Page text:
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Judge Jerry

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The art critic as reality-TV judge.  

The judges didn’t experience anywhere near that level of stress, but our schedule was grueling. Each episode equaled fourteen hours of shooting, beginning at 2 p.m.—at least at first. After the third night of this, I sent a letter of resignation to Bravo. The network made sure the shoots ended at 1 a.m. after that, but it was still like being in a minimum-security prison; you couldn’t leave the building for a breath of fresh air without a minder, and microphones were never turned off—I mean never. At times, it was humiliating, or maybe withering is a better word: During the taping of one episode, the crew chief yelled “Cut,” then walked over to me, perched like an infant on a high stool. He mumbled something about “body contours” and asked if I’d ever heard the expression “hanging brains.” I was clueless. He nodded toward my crotch: “Jerry, you need to readjust yourself.” I looked down and shrieked, at which point the control room exploded in laughter. This after occasionally having to stand on a box so I wouldn’t be dwarfed by my fellow judges.

The sequences I hated most were the dramatic 30-second face-offs between judges and artists before winners and losers were announced. Those sometimes took half an hour to shoot because of the complex camera angles, with the makeup team continuously padding out to powder my shiny head (just try to be an authority figure after that). Similarly, the critiques (or “crits”) that last a few minutes on TV went on for hours and were sometimes very emotional. Jaclyn cried when she was told she’d misspelled Jane Austen’s last name; China Chow wept when we sent Mark home. Another time, I yelled at the artists to speak up during one another’s crits, because knowing how to solve problems is a big part of improving your work. (It surprised some friends that I ended up being the show’s hard-ass, but the reality-TV me is pretty much on-target. I now know what Goethe meant when he said, “If I knew myself, I’d probably run away.”)

My complaints about the show are garden-variety. I agree with the many viewers who said it didn’t reflect the “real art world”—although it was never meant to. It was intended as a game-show version of undergraduate art school where assignments are given, studios supplied, and people kicked out (without, of course, owing $100,000 in school loans). A lot of the challenges were inane—telling an artist to create a work based on an experience in an Audi showroom, or to make “shock art,” can only produce stupid results. People on my Facebook page invented far better challenges, like “Make a three-minute video-portrait of a fellow contestant” or “a work of art about your future child.” I also thought the choice of Simon de Pury (our Tim Gunn) as mentor was misguided; I love the guy, but the head of a swanky auction house—which is about making money—shouldn’t advise young artists about anything, ever.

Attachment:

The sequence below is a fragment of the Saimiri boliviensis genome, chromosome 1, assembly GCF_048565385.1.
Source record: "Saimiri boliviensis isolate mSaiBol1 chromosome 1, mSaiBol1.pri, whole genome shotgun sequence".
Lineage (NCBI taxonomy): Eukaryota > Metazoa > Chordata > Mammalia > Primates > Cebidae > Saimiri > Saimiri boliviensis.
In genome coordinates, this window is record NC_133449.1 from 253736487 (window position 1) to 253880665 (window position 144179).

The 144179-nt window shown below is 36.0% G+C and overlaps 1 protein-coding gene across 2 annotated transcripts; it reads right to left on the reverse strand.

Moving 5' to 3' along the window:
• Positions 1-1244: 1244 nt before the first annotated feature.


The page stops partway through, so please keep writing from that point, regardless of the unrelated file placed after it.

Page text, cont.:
People always ask if Bravo influenced the judges’ choices. Nope. We kicked off and kept whom we wanted; Bravo was informed only after we’d made our decisions, I assume so that the crew knew where to put the cameras. (If it were up to the network, the outspoken Nao might have stayed; she could have been our Snooki!) I don’t regret many of our choices, even when I didn’t get my way. I wish we had kept John longer; his self-fellating portrait might have been boring, but it required the sort of nerve that can lead to great art. And I was vocal about not liking the work of the eventual winner, Abdi; his subject matter, finish, surface, and color were clichéd and too dependent on Pop and cartoons. (Although his nifty sculpture of me on the previous page is the nearest I’m likely to come to a presidential bust.) The judges were accused of going easy on my favorite artist, Miles (“Couldn’t you see he was manipulative?”), as well as Jaclyn (whom some called “booby girl”). But we didn’t know them the way the viewers did, and, frankly, I didn’t care; it was their work that we were judging.

That is, until we watched the episodes. I’m negative about art in writing, I’m tough as a teacher, and I regularly parade around my apartment grousing about art (I fantasize about a website called I’llTellYouIfYou’reAnArtist.com). But that ability to be candid and sometimes ruthless is harder to sustain once you get to know the artist you’re critiquing. Learning, for example, how hard Ryan struggled with his work, and hearing that he was an outcast in his religious family, made me regret voting him off the show, even though I knew we had done the right thing. And I felt positively awful about telling Trong that he wasn’t even an artist after seeing how hurt he was. I ran up against this with one of the guest judges, too. I had reviewed Andres Serrano’s 2008 show—photos of excrement—as “crap,” so I was a wreck when we met. He immediately smiled and said, “I bet you didn’t want to work with me.” I had thought the same of Serrano, was relieved he hadn’t hit me, and ended up finding him profoundly insightful.


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